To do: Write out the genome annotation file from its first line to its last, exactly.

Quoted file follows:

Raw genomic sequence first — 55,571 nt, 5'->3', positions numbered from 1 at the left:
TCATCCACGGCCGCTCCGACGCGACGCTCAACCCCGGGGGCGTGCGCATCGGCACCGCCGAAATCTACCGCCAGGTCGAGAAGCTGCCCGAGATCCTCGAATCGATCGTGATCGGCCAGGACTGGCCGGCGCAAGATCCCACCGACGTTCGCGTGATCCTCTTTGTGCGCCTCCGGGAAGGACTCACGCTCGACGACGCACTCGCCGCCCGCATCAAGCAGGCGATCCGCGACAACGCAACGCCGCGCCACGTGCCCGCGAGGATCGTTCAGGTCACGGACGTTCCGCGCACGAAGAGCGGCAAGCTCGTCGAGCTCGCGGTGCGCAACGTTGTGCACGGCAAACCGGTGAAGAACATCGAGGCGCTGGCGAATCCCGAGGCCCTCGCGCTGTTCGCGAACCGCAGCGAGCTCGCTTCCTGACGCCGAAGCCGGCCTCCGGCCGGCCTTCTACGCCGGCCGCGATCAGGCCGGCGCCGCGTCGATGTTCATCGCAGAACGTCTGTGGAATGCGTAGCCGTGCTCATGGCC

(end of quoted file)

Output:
Raw genomic sequence first — 55,571 nt, 5'->3', positions numbered from 1 at the left:
TCATCCACGGCCGCTCCGACGCGACGCTCAACCCCGGGGGCGTGCGCATCGGCACCGCCGAAATCTACCGCCAGGTCGAGAAGCTGCCCGAGATCCTCGAATCGATCGTGATCGGCCAGGACTGGCCGGCGCAAGATCCCACCGACGTTCGCGTGATCCTCTTTGTGCGCCTCCGGGAAGGACTCACGCTCGACGACGCACTCGCCGCCCGCATCAAGCAGGCGATCCGCGACAACGCAACGCCGCGCCACGTGCCCGCGAGGATCGTTCAGGTCACGGACGTTCCGCGCACGAAGAGCGGCAAGCTCGTCGAGCTCGCGGTGCGCAACGTTGTGCACGGCAAACCGGTGAAGAACATCGAGGCGCTGGCGAATCCCGAGGCCCTCGCGCTGTTCGCGAACCGCAGCGAGCTCGCTTCCTGACGCCGAAGCCGGCCTCCGGCCGGCCTTCTACGCCGGCCGCGATCAGGCCGGCGCCGCGTCGATGTTCATCGCAGAACGTCTGTGGAATGCGTAGCCGTGCTCATGGCC